Learning from the Legal History of Billing for Medical Fees

  • Mark A. HallEmail author
  • Carl E. Schneider
Health Policy



When patients pay for care out-of-pocket, physicians must balance their professional obligations to serve with the commercial demands of medical practice. Consumer-directed health care makes this problem newly pressing, but law and ethics have thought for millennia about how doctors should bill patients.

Historical Background

At various points in European history, the law restricted doctors’ ability to bill for their services, but this legal aversion to commercializing medicine did not take root in the American colonies. Rather, US law has always treated selling medical services the way it treats other sales. Yet doctors acted differently in a crucial way. Driven by the economics of medical practice before the spread of health insurance, doctors charged patients according to what they thought each patient could afford. The use of sliding fee scales persisted until widespread health insurance drove a standardization of fees.

Current Practice

Today, encouraged by Medicare rules and managed care discounts, providers use a perverse form of a sliding scale that charges the most to patients who can afford the least. Primary care physicians typically charge uninsured patients one third to one half more than they receive from insurers for basic office or hospital visits, and markups are substantially higher (2 to 2.5 times) for high-tech tests and specialists’ invasive procedures.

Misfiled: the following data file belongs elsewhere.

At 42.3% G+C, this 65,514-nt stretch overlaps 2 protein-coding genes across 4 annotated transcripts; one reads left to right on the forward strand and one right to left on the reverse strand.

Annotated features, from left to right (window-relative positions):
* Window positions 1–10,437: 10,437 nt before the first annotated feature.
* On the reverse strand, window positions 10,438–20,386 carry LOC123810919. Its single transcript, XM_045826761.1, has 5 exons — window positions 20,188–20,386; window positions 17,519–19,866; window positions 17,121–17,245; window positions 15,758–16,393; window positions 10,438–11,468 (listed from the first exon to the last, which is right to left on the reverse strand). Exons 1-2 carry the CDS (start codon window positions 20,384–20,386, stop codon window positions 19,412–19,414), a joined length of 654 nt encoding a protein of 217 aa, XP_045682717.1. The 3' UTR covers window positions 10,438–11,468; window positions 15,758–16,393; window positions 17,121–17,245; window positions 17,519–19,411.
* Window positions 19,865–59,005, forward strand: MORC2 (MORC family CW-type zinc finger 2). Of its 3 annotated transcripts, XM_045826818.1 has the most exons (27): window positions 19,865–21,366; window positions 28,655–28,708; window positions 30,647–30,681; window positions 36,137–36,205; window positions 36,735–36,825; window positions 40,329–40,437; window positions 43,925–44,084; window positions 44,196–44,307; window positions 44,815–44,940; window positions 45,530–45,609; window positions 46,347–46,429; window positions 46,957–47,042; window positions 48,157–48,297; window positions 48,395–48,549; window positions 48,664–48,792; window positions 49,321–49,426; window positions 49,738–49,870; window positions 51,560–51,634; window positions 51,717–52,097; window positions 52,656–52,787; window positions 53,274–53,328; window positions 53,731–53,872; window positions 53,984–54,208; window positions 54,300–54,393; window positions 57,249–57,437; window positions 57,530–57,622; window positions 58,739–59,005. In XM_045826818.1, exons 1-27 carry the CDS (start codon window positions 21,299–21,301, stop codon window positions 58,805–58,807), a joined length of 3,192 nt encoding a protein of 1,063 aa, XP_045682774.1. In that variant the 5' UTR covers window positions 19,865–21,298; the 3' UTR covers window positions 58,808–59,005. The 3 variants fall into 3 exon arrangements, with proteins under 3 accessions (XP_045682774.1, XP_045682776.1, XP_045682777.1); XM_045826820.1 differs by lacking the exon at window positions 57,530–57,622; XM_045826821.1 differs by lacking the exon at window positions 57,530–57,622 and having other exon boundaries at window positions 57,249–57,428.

Ethical and professional principles might require providers to return to discounting fees for patients in straitened circumstances, but imposing such a duty formally (by law or by ethical code) on doctors would be harder both in principle and in practice than to impose such a duty on hospitals. Still, professional ethics should encourage physicians to give patients in economic trouble at least the benefit of the lowest rate they accept from an established payer.


medical fees billing law ethics 



This work was supported by a Robert Wood Johnson Foundation Investigator Award in Health Policy Research, but the views we express are our own. Nancy Tomes, Timothy Jost, and 2 anonymous reviewers provided valuable advice on historical materials.

Conflicts of Interest

None disclosed.


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Copyright information

© Society of General Internal Medicine 2008

Authors and Affiliations

  1. 1.Division of Public Health SciencesWake Forest UniversityWinston-SalemUSA
  2. 2.University of MichiganAnn ArborUSA

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